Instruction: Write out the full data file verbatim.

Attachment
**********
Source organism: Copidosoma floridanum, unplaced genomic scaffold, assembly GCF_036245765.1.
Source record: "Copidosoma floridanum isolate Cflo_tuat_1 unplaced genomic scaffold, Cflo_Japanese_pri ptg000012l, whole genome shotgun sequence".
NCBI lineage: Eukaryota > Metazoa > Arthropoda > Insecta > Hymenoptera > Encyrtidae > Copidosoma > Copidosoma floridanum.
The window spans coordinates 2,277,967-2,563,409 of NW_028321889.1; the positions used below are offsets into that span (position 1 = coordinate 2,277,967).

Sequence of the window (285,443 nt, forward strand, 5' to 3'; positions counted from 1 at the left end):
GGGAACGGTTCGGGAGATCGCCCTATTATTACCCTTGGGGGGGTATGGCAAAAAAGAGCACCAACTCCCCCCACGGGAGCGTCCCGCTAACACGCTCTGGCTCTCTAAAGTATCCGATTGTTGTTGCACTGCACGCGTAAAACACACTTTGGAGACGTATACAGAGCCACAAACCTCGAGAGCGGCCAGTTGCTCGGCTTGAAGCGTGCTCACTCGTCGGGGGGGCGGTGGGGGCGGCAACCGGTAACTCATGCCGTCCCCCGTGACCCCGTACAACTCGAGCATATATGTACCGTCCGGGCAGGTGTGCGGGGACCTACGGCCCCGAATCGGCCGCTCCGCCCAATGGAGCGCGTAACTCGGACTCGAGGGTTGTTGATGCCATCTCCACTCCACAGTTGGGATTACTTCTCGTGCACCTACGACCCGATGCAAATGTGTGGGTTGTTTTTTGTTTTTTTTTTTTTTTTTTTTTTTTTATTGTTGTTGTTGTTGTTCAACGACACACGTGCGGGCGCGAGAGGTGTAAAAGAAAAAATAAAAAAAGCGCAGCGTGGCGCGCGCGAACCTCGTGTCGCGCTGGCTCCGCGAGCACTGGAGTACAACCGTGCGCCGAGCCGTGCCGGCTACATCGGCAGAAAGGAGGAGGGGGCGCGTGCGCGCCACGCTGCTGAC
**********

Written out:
Source organism: Copidosoma floridanum, unplaced genomic scaffold, assembly GCF_036245765.1.
Source record: "Copidosoma floridanum isolate Cflo_tuat_1 unplaced genomic scaffold, Cflo_Japanese_pri ptg000012l, whole genome shotgun sequence".
NCBI lineage: Eukaryota > Metazoa > Arthropoda > Insecta > Hymenoptera > Encyrtidae > Copidosoma > Copidosoma floridanum.
The window spans coordinates 2,277,967-2,563,409 of NW_028321889.1; the positions used below are offsets into that span (position 1 = coordinate 2,277,967).

Sequence of the window (285,443 nt, forward strand, 5' to 3'; positions counted from 1 at the left end):
GGGAACGGTTCGGGAGATCGCCCTATTATTACCCTTGGGGGGGTATGGCAAAAAAGAGCACCAACTCCCCCCACGGGAGCGTCCCGCTAACACGCTCTGGCTCTCTAAAGTATCCGATTGTTGTTGCACTGCACGCGTAAAACACACTTTGGAGACGTATACAGAGCCACAAACCTCGAGAGCGGCCAGTTGCTCGGCTTGAAGCGTGCTCACTCGTCGGGGGGGCGGTGGGGGCGGCAACCGGTAACTCATGCCGTCCCCCGTGACCCCGTACAACTCGAGCATATATGTACCGTCCGGGCAGGTGTGCGGGGACCTACGGCCCCGAATCGGCCGCTCCGCCCAATGGAGCGCGTAACTCGGACTCGAGGGTTGTTGATGCCATCTCCACTCCACAGTTGGGATTACTTCTCGTGCACCTACGACCCGATGCAAATGTGTGGGTTGTTTTTTGTTTTTTTTTTTTTTTTTTTTTTTTTATTGTTGTTGTTGTTGTTCAACGACACACGTGCGGGCGCGAGAGGTGTAAAAGAAAAAATAAAAAAAGCGCAGCGTGGCGCGCGCGAACCTCGTGTCGCGCTGGCTCCGCGAGCACTGGAGTACAACCGTGCGCCGAGCCGTGCCGGCTACATCGGCAGAAAGGAGGAGGGGGCGCGTGCGCGCCACGCTGCTGAC